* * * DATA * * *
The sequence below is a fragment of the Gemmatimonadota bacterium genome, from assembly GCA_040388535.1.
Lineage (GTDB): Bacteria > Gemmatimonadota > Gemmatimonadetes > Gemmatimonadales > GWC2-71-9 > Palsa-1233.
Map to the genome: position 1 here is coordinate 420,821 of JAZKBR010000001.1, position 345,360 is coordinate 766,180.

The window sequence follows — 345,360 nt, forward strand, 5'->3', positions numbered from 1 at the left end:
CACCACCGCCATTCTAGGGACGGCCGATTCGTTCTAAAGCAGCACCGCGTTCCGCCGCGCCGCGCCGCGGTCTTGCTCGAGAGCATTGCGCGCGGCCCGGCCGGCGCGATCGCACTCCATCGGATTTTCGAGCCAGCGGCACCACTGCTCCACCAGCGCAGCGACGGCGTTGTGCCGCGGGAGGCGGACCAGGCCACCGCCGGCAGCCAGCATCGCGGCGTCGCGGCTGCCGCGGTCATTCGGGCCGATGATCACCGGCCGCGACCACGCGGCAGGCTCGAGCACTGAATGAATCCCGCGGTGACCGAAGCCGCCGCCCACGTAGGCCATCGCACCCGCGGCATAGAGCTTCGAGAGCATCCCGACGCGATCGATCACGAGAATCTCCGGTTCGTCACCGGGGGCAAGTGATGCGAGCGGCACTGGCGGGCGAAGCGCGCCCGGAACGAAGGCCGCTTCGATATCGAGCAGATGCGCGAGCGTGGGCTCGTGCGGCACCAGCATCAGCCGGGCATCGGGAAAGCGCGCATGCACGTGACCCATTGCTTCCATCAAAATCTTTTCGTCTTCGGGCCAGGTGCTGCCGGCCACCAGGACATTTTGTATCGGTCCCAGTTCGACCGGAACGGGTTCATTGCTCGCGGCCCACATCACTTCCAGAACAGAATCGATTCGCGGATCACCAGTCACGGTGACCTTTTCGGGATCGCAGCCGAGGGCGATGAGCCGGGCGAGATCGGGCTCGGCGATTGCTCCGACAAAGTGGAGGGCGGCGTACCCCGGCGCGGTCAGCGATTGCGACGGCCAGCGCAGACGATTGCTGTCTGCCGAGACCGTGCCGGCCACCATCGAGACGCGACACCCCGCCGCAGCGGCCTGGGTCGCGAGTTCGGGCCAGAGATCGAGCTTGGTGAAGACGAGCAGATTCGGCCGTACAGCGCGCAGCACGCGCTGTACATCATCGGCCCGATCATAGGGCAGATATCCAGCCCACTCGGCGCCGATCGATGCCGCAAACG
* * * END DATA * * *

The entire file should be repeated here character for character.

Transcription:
The sequence below is a fragment of the Gemmatimonadota bacterium genome, from assembly GCA_040388535.1.
Lineage (GTDB): Bacteria > Gemmatimonadota > Gemmatimonadetes > Gemmatimonadales > GWC2-71-9 > Palsa-1233.
Map to the genome: position 1 here is coordinate 420,821 of JAZKBR010000001.1, position 345,360 is coordinate 766,180.

The window sequence follows — 345,360 nt, forward strand, 5'->3', positions numbered from 1 at the left end:
CACCACCGCCATTCTAGGGACGGCCGATTCGTTCTAAAGCAGCACCGCGTTCCGCCGCGCCGCGCCGCGGTCTTGCTCGAGAGCATTGCGCGCGGCCCGGCCGGCGCGATCGCACTCCATCGGATTTTCGAGCCAGCGGCACCACTGCTCCACCAGCGCAGCGACGGCGTTGTGCCGCGGGAGGCGGACCAGGCCACCGCCGGCAGCCAGCATCGCGGCGTCGCGGCTGCCGCGGTCATTCGGGCCGATGATCACCGGCCGCGACCACGCGGCAGGCTCGAGCACTGAATGAATCCCGCGGTGACCGAAGCCGCCGCCCACGTAGGCCATCGCACCCGCGGCATAGAGCTTCGAGAGCATCCCGACGCGATCGATCACGAGAATCTCCGGTTCGTCACCGGGGGCAAGTGATGCGAGCGGCACTGGCGGGCGAAGCGCGCCCGGAACGAAGGCCGCTTCGATATCGAGCAGATGCGCGAGCGTGGGCTCGTGCGGCACCAGCATCAGCCGGGCATCGGGAAAGCGCGCATGCACGTGACCCATTGCTTCCATCAAAATCTTTTCGTCTTCGGGCCAGGTGCTGCCGGCCACCAGGACATTTTGTATCGGTCCCAGTTCGACCGGAACGGGTTCATTGCTCGCGGCCCACATCACTTCCAGAACAGAATCGATTCGCGGATCACCAGTCACGGTGACCTTTTCGGGATCGCAGCCGAGGGCGATGAGCCGGGCGAGATCGGGCTCGGCGATTGCTCCGACAAAGTGGAGGGCGGCGTACCCCGGCGCGGTCAGCGATTGCGACGGCCAGCGCAGACGATTGCTGTCTGCCGAGACCGTGCCGGCCACCATCGAGACGCGACACCCCGCCGCAGCGGCCTGGGTCGCGAGTTCGGGCCAGAGATCGAGCTTGGTGAAGACGAGCAGATTCGGCCGTACAGCGCGCAGCACGCGCTGTACATCATCGGCCCGATCATAGGGCAGATATCCAGCCCACTCGGCGCCGATCGATGCCGCAAACG